Robert Goddard

Sight Unseen

For the real Claire Wheatley


It begins at Avebury, in the late July of a cool, wet summer turned suddenly warm and dry. The Marlborough Downs shimmer in a haze of unfamiliar heat. Skylarks sing in the breezeless air above the sheep-cropped turf. The sun burns high and brazen. And the stones stand, lichened and eroded, sentinels over nearly five thousand years of history.

It begins, then, in a place whose origins and purposes are obscured by antiquity. Why Neolithic henge-builders should have devoted so much time and effort to constructing a great ramparted stone circle at Avebury, as well as a huge artificial hill less than a mile away, at Silbury, is as unknown as it is unknowable.

It begins, therefore, in a landscape where the unexplained and the inexplicable lie still and close, where man-made markers of a remote past mock the set and ordered world that is merely the flickering, fast-fleeing present.

* * *

Saxon settlers gave Avebury its modern name a millennium and a half ago. They founded a village within its protective ditch and bank. Over the centuries, as the village grew, many of the stones were moved or buried. Later, they were used as building material, the ditch as a rubbish-dump. The henge withered.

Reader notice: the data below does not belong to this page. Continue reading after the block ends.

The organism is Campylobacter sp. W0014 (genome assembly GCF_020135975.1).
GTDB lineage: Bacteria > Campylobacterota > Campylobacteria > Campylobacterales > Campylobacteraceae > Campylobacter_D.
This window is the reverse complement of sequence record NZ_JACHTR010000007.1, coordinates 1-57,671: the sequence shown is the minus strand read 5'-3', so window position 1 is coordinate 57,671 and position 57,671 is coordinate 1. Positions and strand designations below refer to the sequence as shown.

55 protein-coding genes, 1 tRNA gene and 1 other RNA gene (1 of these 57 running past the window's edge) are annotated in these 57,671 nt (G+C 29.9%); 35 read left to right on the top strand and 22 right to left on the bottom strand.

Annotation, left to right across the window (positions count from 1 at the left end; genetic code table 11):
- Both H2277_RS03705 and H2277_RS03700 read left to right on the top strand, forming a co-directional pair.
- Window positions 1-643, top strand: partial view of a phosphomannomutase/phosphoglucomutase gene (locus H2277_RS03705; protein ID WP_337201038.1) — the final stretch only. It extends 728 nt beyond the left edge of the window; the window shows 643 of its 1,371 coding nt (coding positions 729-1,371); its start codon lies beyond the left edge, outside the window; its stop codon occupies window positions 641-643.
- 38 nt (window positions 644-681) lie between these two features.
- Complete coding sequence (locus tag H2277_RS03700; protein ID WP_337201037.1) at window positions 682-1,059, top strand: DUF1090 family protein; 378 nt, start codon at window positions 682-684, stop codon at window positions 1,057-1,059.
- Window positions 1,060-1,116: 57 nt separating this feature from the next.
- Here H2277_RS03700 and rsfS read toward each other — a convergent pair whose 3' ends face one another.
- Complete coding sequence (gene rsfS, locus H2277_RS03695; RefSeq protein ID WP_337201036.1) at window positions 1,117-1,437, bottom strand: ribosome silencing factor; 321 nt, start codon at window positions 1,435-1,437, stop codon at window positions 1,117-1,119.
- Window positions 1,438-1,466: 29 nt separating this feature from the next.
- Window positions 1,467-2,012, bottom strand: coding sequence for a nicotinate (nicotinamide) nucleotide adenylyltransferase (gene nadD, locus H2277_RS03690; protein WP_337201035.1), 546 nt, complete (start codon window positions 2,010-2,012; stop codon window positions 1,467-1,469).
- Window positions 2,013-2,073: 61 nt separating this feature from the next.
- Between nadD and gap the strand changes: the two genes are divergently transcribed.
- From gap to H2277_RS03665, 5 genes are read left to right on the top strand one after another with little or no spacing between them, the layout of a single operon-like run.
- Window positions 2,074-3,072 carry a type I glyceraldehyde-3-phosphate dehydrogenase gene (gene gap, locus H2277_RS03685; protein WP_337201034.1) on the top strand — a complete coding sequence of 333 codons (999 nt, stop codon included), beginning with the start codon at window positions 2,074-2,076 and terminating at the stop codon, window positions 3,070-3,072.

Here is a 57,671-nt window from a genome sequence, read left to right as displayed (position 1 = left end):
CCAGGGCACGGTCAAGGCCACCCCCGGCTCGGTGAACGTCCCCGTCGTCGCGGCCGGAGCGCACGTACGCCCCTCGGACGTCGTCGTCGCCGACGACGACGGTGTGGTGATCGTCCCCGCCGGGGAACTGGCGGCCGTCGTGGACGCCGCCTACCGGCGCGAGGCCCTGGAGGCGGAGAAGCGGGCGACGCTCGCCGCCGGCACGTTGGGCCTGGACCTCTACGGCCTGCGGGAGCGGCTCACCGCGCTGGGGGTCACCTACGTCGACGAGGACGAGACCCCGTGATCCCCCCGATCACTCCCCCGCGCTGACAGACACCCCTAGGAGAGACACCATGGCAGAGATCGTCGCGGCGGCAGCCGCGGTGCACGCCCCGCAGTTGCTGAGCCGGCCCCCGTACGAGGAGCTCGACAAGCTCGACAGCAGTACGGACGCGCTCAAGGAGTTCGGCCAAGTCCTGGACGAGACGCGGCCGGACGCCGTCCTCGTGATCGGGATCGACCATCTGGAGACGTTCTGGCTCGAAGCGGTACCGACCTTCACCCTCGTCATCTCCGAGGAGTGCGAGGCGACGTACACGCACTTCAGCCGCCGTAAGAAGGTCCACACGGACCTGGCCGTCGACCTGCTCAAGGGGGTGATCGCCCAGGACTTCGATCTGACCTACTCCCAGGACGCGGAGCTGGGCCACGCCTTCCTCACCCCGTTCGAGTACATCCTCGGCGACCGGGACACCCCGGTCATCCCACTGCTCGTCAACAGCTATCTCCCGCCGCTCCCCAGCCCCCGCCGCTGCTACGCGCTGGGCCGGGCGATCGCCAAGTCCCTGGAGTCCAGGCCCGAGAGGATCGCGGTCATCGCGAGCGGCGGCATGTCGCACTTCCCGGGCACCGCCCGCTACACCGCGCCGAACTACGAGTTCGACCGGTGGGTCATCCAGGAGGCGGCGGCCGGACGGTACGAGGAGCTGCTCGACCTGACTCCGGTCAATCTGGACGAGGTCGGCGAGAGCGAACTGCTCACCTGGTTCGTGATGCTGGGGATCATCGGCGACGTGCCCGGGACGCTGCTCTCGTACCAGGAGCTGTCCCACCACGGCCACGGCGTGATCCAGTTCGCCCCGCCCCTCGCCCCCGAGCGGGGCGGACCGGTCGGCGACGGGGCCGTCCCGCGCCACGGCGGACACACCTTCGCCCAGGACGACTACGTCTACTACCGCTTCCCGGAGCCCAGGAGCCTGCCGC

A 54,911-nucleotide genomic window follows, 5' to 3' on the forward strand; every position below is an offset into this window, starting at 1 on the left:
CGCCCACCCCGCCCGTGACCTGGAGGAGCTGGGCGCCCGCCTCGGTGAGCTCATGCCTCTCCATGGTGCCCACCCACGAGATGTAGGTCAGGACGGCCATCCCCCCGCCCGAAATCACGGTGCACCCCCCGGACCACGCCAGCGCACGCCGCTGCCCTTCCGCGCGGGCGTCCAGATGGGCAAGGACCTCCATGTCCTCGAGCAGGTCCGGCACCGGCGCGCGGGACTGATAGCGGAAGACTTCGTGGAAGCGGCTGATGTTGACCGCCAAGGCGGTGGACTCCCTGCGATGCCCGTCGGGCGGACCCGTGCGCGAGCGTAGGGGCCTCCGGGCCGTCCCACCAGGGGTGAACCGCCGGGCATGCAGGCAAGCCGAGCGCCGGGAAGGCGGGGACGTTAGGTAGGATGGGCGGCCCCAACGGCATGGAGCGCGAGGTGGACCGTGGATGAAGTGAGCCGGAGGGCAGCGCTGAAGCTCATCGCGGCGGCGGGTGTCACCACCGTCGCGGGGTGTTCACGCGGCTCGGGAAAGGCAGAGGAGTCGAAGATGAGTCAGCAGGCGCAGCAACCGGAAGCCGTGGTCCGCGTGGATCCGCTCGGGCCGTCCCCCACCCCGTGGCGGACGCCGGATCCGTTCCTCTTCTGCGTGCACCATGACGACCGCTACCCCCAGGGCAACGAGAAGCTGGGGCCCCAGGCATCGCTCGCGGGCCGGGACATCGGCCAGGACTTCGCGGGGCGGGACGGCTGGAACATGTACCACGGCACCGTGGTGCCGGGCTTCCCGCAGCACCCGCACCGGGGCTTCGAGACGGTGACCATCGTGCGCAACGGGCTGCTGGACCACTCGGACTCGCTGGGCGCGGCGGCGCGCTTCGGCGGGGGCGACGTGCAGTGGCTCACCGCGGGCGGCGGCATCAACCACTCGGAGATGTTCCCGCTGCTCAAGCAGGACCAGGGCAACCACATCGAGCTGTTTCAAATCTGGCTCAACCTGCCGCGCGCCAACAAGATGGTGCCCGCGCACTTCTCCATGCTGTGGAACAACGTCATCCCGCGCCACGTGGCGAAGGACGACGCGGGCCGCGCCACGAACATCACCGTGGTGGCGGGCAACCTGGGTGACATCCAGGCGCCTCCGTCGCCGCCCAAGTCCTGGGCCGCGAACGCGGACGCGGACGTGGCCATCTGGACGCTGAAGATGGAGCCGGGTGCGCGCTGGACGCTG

Then, in the 1930s, came Alexander Keiller, the marmalade millionaire and amateur archaeologist. He bought up and demolished half the village, raised the stones, cleared the ditch, restored the circle. The clock was turned back. The National Trust moved in. The henge flourished anew – a monument and a mystery.

* * *

Nearly forty years have passed since the Trust's purchase of Keiller's land holdings at Avebury.

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